Bell-Astral Deal Will Cost Consumers, Group Warns

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BELL ASTRAL DEAL
George Cope, left, BCE president and CEO and Ian Greenberg, president and CEO of Astral Media Inc. shake hands after announcing the take over of Astral by Bell in a deal worth about $3.38 billion Friday, March 16, 2012 in Montreal. Bell Canada’s takeover of entertainment company Astral Media could mean higher prices for cable and wireless and fewer options for consumers, says a prominent Quebec advocacy group. (THE CANADIAN PRESS/Paul Chiasson) | CP

Bell Canada’s takeover of entertainment company Astral Media could mean higher prices for cable and wireless and fewer options for consumers, says a prominent Quebec advocacy group.

Option Consummateurs is urging the CRTC, Canada’s telecom regulator, to reject the proposed $3.4-billion deal.

"The Competition Bureau and the CRTC still have the ability to stop this transaction,” Option Consummateurs CEO Robert Calezais said in a statement. “We’re asking them to think about the rights and interests of consumers."

A combined Bell and Astral would own 117 radio stations across the country, including seven in the Vancouver market, six in both Toronto and Montreal, and multiple stations in numerous other large and mid-sized markets.

Media blogger Steve Faguy estimates the new combined company would control 45 per cent of the commercial radio market in Canada, up from Bell’s previous 31-per-cent share. The addition of Astral's speciality TV channels would nearly double Bell's roster of cable channels.

Bell has agreed to sell off 10 radio stations in Calgary, Ottawa, Toronto, Vancouver and Winnipeg, and to switch English-language Montreal sports station TSN Radio 990 to a French sports service, in an effort to comply with CRTC restrictions, which allow a single company to own no more than three stations in any one market (the commission has granted exceptions to allow four.)

“History shows us that this type of mega alliance brings no good to consumers,” Calezais said. “In Canada, we pay much more than in most Western countries for our cell phone service and cable.”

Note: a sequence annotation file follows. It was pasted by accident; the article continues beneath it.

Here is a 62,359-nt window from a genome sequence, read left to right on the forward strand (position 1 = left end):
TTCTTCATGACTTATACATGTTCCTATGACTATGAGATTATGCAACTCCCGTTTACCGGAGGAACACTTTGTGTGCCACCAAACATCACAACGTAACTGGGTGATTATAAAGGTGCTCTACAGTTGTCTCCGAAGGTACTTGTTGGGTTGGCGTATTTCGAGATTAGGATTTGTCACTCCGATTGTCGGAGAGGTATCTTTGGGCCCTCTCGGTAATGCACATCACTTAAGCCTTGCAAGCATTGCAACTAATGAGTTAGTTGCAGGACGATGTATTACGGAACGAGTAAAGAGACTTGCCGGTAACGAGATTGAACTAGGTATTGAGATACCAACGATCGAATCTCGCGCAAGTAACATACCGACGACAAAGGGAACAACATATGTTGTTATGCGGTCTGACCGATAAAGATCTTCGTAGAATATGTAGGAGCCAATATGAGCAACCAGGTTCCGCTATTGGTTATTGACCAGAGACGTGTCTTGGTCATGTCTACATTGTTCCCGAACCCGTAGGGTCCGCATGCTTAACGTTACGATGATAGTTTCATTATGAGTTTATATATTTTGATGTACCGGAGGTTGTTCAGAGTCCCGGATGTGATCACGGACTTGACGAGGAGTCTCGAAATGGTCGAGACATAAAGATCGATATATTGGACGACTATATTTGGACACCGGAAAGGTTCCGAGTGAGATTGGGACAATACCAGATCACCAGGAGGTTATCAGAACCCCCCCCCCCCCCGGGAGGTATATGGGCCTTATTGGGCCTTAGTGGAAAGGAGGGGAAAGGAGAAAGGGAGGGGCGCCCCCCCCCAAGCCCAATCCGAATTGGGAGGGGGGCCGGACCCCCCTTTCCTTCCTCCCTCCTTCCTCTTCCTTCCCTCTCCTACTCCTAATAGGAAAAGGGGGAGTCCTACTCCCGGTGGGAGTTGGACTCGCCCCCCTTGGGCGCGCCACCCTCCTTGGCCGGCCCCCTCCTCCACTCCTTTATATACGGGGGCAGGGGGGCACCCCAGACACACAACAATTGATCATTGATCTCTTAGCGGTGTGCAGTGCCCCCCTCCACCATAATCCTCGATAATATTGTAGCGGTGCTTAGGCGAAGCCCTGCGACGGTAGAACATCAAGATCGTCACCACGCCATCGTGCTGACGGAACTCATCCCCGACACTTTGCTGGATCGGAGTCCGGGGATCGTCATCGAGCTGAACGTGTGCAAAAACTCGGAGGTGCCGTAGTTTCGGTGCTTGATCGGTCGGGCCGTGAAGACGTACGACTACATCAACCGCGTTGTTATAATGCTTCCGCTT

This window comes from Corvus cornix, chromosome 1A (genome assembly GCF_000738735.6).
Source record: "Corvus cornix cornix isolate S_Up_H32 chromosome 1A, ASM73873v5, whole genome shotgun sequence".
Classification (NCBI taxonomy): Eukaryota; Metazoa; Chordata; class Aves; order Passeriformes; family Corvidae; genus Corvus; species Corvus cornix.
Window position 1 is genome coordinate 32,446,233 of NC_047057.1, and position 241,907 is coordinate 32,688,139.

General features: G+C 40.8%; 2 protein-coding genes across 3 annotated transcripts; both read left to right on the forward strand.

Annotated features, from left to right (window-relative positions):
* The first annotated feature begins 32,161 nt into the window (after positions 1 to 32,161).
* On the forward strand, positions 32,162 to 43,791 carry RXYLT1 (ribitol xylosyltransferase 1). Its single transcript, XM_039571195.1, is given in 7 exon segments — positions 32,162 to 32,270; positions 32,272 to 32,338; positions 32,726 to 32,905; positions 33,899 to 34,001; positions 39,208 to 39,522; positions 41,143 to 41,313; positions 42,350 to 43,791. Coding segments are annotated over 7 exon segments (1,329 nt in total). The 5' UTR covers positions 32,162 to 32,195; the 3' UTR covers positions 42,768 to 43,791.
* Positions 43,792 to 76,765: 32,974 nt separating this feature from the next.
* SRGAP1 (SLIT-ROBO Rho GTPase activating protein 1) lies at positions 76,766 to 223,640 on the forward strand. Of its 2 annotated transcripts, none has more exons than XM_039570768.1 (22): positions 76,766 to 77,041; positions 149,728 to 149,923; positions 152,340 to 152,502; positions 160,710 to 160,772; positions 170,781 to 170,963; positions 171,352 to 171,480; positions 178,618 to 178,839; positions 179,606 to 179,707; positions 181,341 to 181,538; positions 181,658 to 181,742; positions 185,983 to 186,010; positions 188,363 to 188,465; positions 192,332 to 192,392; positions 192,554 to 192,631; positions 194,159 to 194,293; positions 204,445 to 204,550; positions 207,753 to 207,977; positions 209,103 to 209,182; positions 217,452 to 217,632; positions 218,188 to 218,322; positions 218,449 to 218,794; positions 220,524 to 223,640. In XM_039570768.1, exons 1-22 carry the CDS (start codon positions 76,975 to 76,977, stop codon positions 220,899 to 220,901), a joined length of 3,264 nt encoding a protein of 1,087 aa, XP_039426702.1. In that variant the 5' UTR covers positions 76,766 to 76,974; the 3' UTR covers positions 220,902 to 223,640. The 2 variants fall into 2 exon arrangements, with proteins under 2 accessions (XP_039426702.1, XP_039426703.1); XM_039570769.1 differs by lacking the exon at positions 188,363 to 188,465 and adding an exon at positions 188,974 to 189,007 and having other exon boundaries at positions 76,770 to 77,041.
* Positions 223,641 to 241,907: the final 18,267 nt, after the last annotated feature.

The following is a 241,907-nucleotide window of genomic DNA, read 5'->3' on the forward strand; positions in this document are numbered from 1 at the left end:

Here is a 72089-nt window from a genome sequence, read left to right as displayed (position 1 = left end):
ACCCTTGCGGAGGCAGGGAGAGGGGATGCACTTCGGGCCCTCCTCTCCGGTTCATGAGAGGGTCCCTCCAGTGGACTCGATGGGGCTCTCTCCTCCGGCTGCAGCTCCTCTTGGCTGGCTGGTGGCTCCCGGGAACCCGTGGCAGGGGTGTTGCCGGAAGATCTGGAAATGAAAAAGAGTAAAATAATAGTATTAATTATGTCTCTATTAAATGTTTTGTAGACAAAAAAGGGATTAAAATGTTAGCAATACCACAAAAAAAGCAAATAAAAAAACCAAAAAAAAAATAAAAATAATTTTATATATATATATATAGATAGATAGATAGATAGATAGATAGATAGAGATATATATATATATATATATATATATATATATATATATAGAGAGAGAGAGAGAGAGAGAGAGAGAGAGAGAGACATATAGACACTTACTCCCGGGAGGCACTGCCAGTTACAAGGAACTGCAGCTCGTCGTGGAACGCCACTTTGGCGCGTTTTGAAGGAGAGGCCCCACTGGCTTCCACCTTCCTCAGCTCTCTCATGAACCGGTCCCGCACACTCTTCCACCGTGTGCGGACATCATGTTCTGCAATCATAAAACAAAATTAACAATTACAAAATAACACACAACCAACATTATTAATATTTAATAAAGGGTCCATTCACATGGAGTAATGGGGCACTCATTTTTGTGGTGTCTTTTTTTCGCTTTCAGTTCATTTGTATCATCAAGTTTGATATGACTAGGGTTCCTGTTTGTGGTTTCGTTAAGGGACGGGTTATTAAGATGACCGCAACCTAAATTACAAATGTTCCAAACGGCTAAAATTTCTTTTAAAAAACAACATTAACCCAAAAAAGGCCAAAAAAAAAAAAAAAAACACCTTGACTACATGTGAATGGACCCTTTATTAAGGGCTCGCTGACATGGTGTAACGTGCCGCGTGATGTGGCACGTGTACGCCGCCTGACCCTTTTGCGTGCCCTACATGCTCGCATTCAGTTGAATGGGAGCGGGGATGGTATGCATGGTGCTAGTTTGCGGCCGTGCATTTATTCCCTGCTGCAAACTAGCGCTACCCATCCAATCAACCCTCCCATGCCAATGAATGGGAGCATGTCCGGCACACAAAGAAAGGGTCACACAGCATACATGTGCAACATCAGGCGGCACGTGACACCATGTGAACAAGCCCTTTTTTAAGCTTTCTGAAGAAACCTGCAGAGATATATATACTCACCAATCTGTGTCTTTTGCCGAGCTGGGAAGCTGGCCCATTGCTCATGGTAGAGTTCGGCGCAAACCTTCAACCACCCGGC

Though that claim is a matter of some dispute -- recent research suggests wireless rates in Canada are becoming competitive with U.S. prices, and Internet access in many cases is cheaper -- the Quebec advocacy group is not the only one raising the alarm about the merger.

Digital rights advocacy group OpenMedia criticized the merger when it was announced in March, saying it would inevitably limit consumer choice.

As they grow, companies like Bell and Rogers gain even more ability, not to mention incentive, to engage in anticompetitive behaviour,” the group said in a statement. “And with unchecked dominance over Canadians' communications comes higher prices, tighter contracts, more disrespectful customer service, and greater potential for surveillance.”

Option Consummateurs said it's particularly worried about the concentration of media ownership in Quebec, where "independent media are becoming rare."

In explaining the rationale for buying Astral, Bell CEO George Cope stressed the move was designed to level the playing field for Bell with Quebecor, which dominates the province's media.

The CRTC and Canada’s Competition Bureau have yet to review and approve the deal. The CRTC begins hearings on the matter in September.

Astral shareholders approved the takeover in May, but in a surprise move, they rejected a $25-million bonus to be paid to Astral founder Ian Greenberg.

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